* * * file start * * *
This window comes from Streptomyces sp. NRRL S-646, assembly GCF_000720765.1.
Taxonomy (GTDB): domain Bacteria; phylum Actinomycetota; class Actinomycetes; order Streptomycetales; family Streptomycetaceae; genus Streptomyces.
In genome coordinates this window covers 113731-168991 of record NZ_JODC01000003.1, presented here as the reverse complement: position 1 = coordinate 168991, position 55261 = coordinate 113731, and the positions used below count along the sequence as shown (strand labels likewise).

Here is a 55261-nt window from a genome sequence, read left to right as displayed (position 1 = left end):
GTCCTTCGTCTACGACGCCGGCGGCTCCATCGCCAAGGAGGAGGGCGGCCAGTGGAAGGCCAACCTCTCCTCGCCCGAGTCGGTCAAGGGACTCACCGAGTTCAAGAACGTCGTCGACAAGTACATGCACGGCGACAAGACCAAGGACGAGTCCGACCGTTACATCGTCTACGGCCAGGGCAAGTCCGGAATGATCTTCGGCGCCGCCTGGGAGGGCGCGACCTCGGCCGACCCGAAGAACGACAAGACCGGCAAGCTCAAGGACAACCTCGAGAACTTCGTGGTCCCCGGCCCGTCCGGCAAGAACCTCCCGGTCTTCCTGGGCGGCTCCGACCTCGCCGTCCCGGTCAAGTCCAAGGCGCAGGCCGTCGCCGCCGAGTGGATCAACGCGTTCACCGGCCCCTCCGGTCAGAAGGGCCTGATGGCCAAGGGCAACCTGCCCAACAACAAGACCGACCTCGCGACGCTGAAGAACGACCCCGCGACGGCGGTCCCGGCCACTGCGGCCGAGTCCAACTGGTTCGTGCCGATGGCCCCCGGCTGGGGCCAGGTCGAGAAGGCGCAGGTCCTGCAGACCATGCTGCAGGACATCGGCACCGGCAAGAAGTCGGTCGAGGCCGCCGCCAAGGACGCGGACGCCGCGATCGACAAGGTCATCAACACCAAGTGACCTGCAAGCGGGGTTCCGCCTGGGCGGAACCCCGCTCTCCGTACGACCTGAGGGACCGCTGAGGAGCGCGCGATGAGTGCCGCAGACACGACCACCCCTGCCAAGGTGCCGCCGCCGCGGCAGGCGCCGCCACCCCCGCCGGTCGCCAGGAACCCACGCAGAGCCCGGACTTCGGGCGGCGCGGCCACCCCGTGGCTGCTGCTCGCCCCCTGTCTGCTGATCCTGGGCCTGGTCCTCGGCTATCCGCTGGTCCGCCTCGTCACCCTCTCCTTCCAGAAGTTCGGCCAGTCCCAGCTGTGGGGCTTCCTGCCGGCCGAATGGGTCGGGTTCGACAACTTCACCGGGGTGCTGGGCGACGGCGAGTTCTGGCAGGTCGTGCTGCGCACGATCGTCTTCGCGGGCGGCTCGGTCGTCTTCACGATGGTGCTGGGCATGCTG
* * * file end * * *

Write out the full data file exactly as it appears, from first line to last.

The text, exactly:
This window comes from Streptomyces sp. NRRL S-646, assembly GCF_000720765.1.
Taxonomy (GTDB): domain Bacteria; phylum Actinomycetota; class Actinomycetes; order Streptomycetales; family Streptomycetaceae; genus Streptomyces.
In genome coordinates this window covers 113731-168991 of record NZ_JODC01000003.1, presented here as the reverse complement: position 1 = coordinate 168991, position 55261 = coordinate 113731, and the positions used below count along the sequence as shown (strand labels likewise).

Here is a 55261-nt window from a genome sequence, read left to right as displayed (position 1 = left end):
GTCCTTCGTCTACGACGCCGGCGGCTCCATCGCCAAGGAGGAGGGCGGCCAGTGGAAGGCCAACCTCTCCTCGCCCGAGTCGGTCAAGGGACTCACCGAGTTCAAGAACGTCGTCGACAAGTACATGCACGGCGACAAGACCAAGGACGAGTCCGACCGTTACATCGTCTACGGCCAGGGCAAGTCCGGAATGATCTTCGGCGCCGCCTGGGAGGGCGCGACCTCGGCCGACCCGAAGAACGACAAGACCGGCAAGCTCAAGGACAACCTCGAGAACTTCGTGGTCCCCGGCCCGTCCGGCAAGAACCTCCCGGTCTTCCTGGGCGGCTCCGACCTCGCCGTCCCGGTCAAGTCCAAGGCGCAGGCCGTCGCCGCCGAGTGGATCAACGCGTTCACCGGCCCCTCCGGTCAGAAGGGCCTGATGGCCAAGGGCAACCTGCCCAACAACAAGACCGACCTCGCGACGCTGAAGAACGACCCCGCGACGGCGGTCCCGGCCACTGCGGCCGAGTCCAACTGGTTCGTGCCGATGGCCCCCGGCTGGGGCCAGGTCGAGAAGGCGCAGGTCCTGCAGACCATGCTGCAGGACATCGGCACCGGCAAGAAGTCGGTCGAGGCCGCCGCCAAGGACGCGGACGCCGCGATCGACAAGGTCATCAACACCAAGTGACCTGCAAGCGGGGTTCCGCCTGGGCGGAACCCCGCTCTCCGTACGACCTGAGGGACCGCTGAGGAGCGCGCGATGAGTGCCGCAGACACGACCACCCCTGCCAAGGTGCCGCCGCCGCGGCAGGCGCCGCCACCCCCGCCGGTCGCCAGGAACCCACGCAGAGCCCGGACTTCGGGCGGCGCGGCCACCCCGTGGCTGCTGCTCGCCCCCTGTCTGCTGATCCTGGGCCTGGTCCTCGGCTATCCGCTGGTCCGCCTCGTCACCCTCTCCTTCCAGAAGTTCGGCCAGTCCCAGCTGTGGGGCTTCCTGCCGGCCGAATGGGTCGGGTTCGACAACTTCACCGGGGTGCTGGGCGACGGCGAGTTCTGGCAGGTCGTGCTGCGCACGATCGTCTTCGCGGGCGGCTCGGTCGTCTTCACGATGGTGCTGGGCATGCTG